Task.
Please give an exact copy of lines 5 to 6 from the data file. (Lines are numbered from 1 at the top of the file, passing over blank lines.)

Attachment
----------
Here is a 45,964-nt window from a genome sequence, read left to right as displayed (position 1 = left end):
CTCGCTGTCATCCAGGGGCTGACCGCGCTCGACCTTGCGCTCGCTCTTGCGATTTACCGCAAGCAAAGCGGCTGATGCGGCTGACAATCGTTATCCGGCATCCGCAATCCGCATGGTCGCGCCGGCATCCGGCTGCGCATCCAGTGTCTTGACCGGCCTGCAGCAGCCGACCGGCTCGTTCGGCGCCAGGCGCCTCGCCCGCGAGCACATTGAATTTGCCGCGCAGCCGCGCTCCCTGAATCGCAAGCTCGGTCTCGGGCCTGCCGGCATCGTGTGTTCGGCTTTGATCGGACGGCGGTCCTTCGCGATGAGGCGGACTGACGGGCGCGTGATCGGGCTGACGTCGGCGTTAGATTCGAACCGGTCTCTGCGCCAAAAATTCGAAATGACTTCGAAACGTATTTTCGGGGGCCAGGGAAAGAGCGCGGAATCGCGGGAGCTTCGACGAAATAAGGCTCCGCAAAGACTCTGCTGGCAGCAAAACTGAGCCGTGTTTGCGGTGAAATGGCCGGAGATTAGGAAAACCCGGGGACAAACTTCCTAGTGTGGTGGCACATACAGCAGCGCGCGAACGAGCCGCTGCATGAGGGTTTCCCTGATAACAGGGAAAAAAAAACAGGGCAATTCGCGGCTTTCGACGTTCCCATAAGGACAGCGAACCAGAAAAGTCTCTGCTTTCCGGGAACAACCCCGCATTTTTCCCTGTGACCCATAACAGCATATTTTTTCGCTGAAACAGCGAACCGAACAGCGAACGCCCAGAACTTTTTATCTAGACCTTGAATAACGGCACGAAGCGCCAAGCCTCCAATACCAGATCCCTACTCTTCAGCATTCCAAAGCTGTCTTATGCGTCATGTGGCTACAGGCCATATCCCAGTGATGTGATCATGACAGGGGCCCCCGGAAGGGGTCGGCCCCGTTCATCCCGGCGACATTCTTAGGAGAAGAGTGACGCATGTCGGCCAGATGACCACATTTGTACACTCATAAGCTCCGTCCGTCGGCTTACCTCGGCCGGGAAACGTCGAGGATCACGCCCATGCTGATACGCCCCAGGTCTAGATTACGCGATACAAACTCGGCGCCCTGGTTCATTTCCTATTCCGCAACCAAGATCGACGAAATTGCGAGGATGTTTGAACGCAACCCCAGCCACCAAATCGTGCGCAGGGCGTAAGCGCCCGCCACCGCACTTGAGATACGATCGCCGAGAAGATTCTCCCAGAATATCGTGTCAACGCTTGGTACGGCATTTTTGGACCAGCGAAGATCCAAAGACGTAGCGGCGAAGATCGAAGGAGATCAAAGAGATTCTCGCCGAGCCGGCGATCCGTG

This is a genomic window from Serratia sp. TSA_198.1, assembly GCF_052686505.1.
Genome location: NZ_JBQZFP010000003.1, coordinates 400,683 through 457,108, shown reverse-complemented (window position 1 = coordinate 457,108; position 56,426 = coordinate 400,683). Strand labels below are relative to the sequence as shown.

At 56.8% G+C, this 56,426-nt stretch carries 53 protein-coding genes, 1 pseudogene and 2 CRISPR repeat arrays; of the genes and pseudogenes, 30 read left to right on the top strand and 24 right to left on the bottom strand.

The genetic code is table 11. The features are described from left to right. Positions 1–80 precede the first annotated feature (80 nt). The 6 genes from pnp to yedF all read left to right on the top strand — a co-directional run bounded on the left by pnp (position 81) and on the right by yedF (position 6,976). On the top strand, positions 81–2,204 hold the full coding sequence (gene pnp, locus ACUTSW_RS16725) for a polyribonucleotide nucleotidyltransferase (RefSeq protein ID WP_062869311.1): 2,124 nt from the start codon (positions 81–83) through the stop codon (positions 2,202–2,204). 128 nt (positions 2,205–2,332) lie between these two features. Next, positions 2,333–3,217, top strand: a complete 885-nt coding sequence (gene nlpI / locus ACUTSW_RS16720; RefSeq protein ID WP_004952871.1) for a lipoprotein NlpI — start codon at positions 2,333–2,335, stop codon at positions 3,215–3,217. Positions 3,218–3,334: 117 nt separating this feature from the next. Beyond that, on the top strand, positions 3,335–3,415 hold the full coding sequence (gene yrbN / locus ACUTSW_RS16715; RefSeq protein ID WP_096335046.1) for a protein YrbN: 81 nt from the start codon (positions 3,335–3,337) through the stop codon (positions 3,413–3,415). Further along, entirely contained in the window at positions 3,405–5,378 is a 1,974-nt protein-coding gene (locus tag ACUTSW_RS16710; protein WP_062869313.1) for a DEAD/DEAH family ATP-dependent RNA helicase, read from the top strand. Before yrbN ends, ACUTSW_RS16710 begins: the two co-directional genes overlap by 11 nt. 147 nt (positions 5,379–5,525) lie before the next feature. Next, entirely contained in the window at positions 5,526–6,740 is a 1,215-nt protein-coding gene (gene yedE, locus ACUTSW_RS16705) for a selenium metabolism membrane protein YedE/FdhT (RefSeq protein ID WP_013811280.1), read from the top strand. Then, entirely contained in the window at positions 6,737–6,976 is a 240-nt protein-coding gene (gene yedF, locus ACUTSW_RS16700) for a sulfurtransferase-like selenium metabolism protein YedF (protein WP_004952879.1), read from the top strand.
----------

At 56.8% G+C, this 56,426-nt stretch carries 53 protein-coding genes, 1 pseudogene and 2 CRISPR repeat arrays; of the genes and pseudogenes, 30 read left to right on the top strand and 24 right to left on the bottom strand.

The genetic code is table 11. The features are described from left to right. Positions 1–80 precede the first annotated feature (80 nt). The 6 genes from pnp to yedF all read left to right on the top strand — a co-directional run bounded on the left by pnp (position 81) and on the right by yedF (position 6,976). On the top strand, positions 81–2,204 hold the full coding sequence (gene pnp, locus ACUTSW_RS16725) for a polyribonucleotide nucleotidyltransferase (RefSeq protein ID WP_062869311.1): 2,124 nt from the start codon (positions 81–83) through the stop codon (positions 2,202–2,204). 128 nt (positions 2,205–2,332) lie between these two features. Next, positions 2,333–3,217, top strand: a complete 885-nt coding sequence (gene nlpI / locus ACUTSW_RS16720; RefSeq protein ID WP_004952871.1) for a lipoprotein NlpI — start codon at positions 2,333–2,335, stop codon at positions 3,215–3,217. Positions 3,218–3,334: 117 nt separating this feature from the next. Beyond that, on the top strand, positions 3,335–3,415 hold the full coding sequence (gene yrbN / locus ACUTSW_RS16715; RefSeq protein ID WP_096335046.1) for a protein YrbN: 81 nt from the start codon (positions 3,335–3,337) through the stop codon (positions 3,413–3,415). Further along, entirely contained in the window at positions 3,405–5,378 is a 1,974-nt protein-coding gene (locus tag ACUTSW_RS16710; protein WP_062869313.1) for a DEAD/DEAH family ATP-dependent RNA helicase, read from the top strand. Before yrbN ends, ACUTSW_RS16710 begins: the two co-directional genes overlap by 11 nt. 147 nt (positions 5,379–5,525) lie before the next feature. Next, entirely contained in the window at positions 5,526–6,740 is a 1,215-nt protein-coding gene (gene yedE, locus ACUTSW_RS16705) for a selenium metabolism membrane protein YedE/FdhT (RefSeq protein ID WP_013811280.1), read from the top strand. Then, entirely contained in the window at positions 6,737–6,976 is a 240-nt protein-coding gene (gene yedF, locus ACUTSW_RS16700) for a sulfurtransferase-like selenium metabolism protein YedF (protein WP_004952879.1), read from the top strand.